Under the theme of “Photography as you don’t know it,” the Pictures section in the Winter 2013 issue of Aperture magazine presents the work of ten photographers who have been overlooked and undervalued. The curators, historians, writers, and publishers who introduce these photographers give various reasons as to why they have been insufficiently acknowledged: geography, gender, illness, politics, debates about photographic style or representation, lack of self-promotional savvy, or simply fading from the limelight. Among these photographers is Maria Sewcz.
“The work of a student in her mid-twenties, inter esse is self-consciously about living in between and on the brink, caught up in observing oneself and the moment, looking for options, wary of predictions”—Britt Salvesen, curator and head of the Wallis Annenberg Department of Photography, Los Angeles County Museum of Art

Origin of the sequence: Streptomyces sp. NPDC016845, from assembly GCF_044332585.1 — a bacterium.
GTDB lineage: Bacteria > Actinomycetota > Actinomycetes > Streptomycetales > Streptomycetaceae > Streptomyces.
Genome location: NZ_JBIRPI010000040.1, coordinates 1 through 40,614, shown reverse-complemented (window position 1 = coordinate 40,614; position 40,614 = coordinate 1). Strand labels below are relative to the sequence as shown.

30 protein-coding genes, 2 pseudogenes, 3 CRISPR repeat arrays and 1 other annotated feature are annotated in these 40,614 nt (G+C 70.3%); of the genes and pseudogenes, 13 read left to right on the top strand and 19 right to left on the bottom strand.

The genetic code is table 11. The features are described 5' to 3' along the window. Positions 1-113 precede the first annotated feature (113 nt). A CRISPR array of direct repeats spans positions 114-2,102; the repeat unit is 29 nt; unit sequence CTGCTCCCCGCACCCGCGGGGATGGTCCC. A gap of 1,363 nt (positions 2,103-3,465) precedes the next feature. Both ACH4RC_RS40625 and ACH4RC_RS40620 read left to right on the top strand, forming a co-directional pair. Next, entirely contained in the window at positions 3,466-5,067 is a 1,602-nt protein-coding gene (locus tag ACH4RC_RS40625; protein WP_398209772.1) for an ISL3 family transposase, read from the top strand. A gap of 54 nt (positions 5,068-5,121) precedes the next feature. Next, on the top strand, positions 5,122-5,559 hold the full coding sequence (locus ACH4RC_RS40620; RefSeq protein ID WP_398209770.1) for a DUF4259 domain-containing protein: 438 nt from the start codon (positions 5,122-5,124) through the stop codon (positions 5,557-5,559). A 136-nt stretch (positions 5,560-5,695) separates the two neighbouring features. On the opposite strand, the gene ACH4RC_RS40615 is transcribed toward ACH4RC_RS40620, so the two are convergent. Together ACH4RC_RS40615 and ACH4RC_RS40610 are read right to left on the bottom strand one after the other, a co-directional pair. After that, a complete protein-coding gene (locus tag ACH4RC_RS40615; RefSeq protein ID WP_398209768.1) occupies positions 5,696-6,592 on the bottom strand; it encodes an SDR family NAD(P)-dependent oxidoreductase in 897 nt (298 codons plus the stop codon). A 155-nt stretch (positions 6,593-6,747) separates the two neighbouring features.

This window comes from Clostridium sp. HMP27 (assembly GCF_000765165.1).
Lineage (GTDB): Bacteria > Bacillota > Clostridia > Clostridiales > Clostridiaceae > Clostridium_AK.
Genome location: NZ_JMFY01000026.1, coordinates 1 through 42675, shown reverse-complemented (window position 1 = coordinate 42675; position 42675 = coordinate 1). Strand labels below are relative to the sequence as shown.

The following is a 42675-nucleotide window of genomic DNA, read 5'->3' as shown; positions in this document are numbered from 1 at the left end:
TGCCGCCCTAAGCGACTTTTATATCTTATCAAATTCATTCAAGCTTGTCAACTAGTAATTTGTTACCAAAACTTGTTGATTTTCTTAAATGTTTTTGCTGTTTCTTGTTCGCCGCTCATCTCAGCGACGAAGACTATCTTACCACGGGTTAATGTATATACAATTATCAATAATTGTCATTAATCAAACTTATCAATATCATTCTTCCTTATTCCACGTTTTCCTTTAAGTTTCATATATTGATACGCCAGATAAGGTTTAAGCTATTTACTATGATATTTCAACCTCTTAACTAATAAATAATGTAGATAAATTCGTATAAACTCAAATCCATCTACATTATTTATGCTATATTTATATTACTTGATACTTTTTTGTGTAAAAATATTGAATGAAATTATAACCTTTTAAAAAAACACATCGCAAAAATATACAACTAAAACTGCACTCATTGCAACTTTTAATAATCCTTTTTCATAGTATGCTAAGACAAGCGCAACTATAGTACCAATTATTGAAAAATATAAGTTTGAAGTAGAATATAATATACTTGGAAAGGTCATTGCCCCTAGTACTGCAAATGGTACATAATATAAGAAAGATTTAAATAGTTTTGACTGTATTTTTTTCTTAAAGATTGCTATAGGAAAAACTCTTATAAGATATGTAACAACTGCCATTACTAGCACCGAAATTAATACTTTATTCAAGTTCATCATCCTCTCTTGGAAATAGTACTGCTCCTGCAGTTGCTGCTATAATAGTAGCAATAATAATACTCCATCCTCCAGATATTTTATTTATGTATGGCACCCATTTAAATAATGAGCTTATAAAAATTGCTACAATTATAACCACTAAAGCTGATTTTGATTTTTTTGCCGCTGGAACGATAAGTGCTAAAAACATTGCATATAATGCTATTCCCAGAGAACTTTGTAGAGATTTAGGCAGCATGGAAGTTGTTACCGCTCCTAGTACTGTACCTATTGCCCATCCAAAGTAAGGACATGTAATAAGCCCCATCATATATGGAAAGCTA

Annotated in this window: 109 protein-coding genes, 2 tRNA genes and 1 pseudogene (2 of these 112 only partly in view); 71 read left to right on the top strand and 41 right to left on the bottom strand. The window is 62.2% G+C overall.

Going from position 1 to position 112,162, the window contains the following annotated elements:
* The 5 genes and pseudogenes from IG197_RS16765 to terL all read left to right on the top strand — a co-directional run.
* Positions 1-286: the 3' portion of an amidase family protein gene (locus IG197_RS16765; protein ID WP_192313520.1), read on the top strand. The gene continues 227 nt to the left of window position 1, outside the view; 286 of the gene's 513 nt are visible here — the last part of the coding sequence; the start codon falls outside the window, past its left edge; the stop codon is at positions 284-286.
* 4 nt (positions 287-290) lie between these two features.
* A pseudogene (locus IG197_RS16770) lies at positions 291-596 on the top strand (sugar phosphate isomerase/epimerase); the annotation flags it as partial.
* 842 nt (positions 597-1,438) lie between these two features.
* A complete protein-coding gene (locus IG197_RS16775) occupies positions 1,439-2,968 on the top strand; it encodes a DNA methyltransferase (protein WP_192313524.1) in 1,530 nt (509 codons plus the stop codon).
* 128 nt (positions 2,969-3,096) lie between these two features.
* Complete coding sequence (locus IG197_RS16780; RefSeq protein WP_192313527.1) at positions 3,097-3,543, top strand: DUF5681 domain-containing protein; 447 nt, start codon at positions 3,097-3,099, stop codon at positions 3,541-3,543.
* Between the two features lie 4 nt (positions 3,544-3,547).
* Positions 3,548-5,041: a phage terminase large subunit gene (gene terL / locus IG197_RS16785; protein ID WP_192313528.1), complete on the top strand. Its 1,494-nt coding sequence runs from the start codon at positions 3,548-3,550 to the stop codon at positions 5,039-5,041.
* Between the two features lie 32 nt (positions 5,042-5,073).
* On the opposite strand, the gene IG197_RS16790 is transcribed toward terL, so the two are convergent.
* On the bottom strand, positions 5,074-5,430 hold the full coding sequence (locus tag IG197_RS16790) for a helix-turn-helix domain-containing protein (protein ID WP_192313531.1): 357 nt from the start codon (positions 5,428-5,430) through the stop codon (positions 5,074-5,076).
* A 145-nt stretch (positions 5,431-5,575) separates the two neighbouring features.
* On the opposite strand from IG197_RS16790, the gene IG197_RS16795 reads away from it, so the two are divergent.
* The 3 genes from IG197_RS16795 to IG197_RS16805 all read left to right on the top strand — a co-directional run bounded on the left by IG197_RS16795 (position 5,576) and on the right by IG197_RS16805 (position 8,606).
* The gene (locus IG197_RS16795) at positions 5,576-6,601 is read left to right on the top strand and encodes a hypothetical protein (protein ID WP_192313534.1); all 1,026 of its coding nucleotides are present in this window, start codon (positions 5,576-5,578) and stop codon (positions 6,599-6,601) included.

Maria Sewcz’s photographs not only document a particular moment, but also displace it. Taken between 1985 and 1987 in East Berlin, two years before the Wall came down, the photographs in her series inter esse depict cars, architecture, fashions, and gestures. Considered as displacements, they exclude faces, monuments, and signposts. The “new Germany” that artists has been asked to extol at mid-century probably meant little to Sewcz, either ideologically or aesthetically; it was simply the Germany she knew.
Her photograph Dalmatian, 1986–7, is stripped of context; all that stands out is the spotted coat of a car’s canine passenger. The driver can be seen only as a phantom hand, the other passengers as dark shapes in the background. Sewcz’s photographs stake a claim for abstraction.